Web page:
Victoria’s Coalition Government-Elect has given tantalising signs that its support for the National Broadband Network rollout in the state will not be as complete as that of its Labor predecessor.
The Coalition’s State Deputy and Nationals Leader, Peter Ryan, reportedly said this week that he wanted to ensure the state’s regions did not miss out on the advantages of the NBN rollout. In addition, Business Spectator has reported that Premier-Elect Ted Baillieu said yesterday that he would not support the NBN until basic services such as mobile telephony had been fixed in regional and outer metropolitan areas.
When Victoria’s state election campaign was in full flight last week, the state’s then-Labor Government made a pledge that, so far, no other state in Australia apart from Tasmania has made thus far: To back an opt-out, rather than an opt-in, model for the National Broadband Network rollout in the state.
In short, should John Brumby have retained power as Victorian Premier, every Victoria property owner would be required — as residents and businesses are in Tasmania — to opt out of receiving the NBN’s fibre, wireless and satellite services to their premises, rather than opting in.
However, at the time, and since, Victoria’s Coalition and now Government-Elect has refrained from committing to an opt-out policy regarding the National Broadband Network in the state. Today, former state Shadow ICT Minister Gordon Rich-Phillips did not return calls enquiring as to the state’s policy on the matter.
Ryan’s comments this week reflect the state Coalition’s overall approach to the NBN over the past several years.
In October, Rich-Phillips said a Victorian Liberal Government would work with the NBN and push to get the best deal from the initiative, and in April after the current NBN proposal was first launched, Baillieu expressed support for the initiative. “High-speed broadband, infrastructure and jobs are critical to Victoria’s future and we support the fast-tracking of infrastructure initiatives,” Baillieu said at the time.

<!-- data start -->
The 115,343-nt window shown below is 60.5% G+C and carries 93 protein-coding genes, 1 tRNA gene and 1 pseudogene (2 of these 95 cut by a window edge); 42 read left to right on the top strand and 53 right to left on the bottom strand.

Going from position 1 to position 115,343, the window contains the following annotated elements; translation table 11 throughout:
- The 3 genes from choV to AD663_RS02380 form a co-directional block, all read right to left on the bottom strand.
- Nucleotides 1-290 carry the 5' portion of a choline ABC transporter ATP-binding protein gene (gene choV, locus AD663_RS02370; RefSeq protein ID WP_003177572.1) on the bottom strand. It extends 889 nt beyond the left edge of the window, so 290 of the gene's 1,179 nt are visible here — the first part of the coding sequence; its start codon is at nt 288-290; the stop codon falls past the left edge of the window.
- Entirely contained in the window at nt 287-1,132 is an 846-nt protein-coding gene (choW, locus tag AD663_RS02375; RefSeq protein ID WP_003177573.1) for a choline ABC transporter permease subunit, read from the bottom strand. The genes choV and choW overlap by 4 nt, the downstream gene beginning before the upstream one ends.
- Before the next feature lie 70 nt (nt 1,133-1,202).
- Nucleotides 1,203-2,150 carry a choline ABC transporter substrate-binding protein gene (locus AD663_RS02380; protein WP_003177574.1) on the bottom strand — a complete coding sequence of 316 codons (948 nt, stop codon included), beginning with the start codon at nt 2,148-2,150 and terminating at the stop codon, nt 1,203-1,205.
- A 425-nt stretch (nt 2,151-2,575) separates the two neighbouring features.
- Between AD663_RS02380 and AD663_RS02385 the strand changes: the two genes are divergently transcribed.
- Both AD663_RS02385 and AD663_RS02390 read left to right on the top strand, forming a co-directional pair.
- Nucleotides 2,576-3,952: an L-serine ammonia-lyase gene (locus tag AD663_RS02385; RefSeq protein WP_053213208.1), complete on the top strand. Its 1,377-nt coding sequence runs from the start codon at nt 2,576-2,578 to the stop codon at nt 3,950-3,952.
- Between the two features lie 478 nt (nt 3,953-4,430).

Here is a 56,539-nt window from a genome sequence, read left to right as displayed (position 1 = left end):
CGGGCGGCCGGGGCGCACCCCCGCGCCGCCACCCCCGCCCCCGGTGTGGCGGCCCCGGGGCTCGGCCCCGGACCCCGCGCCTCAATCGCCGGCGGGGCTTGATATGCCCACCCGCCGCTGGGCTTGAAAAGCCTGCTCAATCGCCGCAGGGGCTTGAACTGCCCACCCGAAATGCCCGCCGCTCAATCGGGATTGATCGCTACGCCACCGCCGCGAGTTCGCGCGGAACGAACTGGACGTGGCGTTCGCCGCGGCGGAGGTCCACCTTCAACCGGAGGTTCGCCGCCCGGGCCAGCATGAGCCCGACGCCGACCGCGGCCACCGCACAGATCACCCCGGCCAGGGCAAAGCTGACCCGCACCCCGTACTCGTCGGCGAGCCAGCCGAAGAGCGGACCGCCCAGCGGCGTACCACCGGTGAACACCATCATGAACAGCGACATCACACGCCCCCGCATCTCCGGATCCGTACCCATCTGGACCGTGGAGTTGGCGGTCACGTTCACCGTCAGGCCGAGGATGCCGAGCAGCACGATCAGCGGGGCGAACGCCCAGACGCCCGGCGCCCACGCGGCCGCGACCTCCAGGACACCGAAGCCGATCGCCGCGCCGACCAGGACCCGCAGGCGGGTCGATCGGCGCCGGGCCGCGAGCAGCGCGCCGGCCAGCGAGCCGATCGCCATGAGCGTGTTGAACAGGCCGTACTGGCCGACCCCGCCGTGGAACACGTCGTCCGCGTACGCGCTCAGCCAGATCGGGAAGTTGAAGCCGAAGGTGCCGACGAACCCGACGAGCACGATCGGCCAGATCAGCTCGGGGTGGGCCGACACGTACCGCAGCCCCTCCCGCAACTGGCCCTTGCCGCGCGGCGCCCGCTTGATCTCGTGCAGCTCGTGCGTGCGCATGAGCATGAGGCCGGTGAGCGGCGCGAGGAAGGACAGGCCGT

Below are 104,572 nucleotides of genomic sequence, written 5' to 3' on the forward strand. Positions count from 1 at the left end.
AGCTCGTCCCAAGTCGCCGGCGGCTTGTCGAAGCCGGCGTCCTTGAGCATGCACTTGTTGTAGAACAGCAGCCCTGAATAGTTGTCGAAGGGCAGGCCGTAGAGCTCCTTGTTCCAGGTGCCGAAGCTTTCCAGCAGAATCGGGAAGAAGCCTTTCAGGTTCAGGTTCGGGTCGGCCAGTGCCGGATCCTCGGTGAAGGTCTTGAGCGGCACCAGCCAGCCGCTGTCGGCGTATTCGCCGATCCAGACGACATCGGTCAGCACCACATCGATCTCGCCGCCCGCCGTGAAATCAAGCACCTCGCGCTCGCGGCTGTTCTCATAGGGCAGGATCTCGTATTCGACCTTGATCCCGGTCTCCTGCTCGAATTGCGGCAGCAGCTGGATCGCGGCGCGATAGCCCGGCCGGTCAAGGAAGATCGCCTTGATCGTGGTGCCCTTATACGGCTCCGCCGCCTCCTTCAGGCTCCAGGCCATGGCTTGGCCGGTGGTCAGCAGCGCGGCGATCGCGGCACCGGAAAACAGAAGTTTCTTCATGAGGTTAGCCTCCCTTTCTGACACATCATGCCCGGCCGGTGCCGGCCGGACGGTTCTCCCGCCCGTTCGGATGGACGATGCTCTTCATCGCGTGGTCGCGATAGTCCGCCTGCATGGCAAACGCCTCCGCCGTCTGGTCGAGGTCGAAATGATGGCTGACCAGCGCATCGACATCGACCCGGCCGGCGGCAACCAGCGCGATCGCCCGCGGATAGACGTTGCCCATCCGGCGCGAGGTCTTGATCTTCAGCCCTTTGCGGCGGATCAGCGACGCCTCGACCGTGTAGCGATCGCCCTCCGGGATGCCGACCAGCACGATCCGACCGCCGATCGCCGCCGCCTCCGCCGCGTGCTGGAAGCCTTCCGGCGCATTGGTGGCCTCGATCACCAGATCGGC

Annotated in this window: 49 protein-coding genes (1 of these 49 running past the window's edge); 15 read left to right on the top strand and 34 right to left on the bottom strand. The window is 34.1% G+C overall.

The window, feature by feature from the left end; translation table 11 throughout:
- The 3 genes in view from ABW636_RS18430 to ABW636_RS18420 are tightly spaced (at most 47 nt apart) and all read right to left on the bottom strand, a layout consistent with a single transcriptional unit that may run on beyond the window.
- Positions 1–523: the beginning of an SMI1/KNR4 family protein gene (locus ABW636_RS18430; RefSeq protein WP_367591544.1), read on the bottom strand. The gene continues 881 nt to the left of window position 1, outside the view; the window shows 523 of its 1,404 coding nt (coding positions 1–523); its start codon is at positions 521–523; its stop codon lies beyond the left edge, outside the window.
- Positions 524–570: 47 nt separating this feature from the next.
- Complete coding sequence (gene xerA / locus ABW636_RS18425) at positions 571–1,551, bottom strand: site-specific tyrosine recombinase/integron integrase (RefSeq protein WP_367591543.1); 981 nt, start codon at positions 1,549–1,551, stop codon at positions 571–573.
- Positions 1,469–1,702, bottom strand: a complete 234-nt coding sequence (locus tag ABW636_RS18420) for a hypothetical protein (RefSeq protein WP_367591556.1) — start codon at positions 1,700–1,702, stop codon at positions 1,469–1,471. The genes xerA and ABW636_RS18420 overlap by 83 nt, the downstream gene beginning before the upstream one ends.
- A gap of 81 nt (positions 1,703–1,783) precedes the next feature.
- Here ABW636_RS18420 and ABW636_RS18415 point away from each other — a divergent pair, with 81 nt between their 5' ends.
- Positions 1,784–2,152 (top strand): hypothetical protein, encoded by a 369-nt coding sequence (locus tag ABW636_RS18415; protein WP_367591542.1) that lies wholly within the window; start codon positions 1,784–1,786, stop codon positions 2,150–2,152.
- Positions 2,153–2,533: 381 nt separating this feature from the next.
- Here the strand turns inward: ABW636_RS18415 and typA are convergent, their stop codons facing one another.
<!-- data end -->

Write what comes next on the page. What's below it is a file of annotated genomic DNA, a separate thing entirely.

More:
The lack of clarity around the opt-out idea being legislated in Tasmania currently extends to other states. The NSW Labor Government — which is expected to lose the next state election in March — has ruled out following the opt-out path, although the state Opposition is not yet known to have released a policy on the matter.
The Queensland Government is also not known to have made a decision on the issue.
The Victorian Coalition Government-Elect has, however, outlined concrete policies on a range of other technology matters. For starters, Baillieu today promised to review the state’s contract with the Kamco consortium to deliver the contract for the troubled myki public smartcard rollout. And the Coalition has also promised to conduct an audit of local municipalities to determine their ICT health and sustainability.
The previous Brumby Government has been extremely active in the technology portfolio compared with other states — regularly announcing local investments in the technology sector such as IBM’s new research and development facility at the University of Melbourne.
Image credit: Liberal Party of Victoria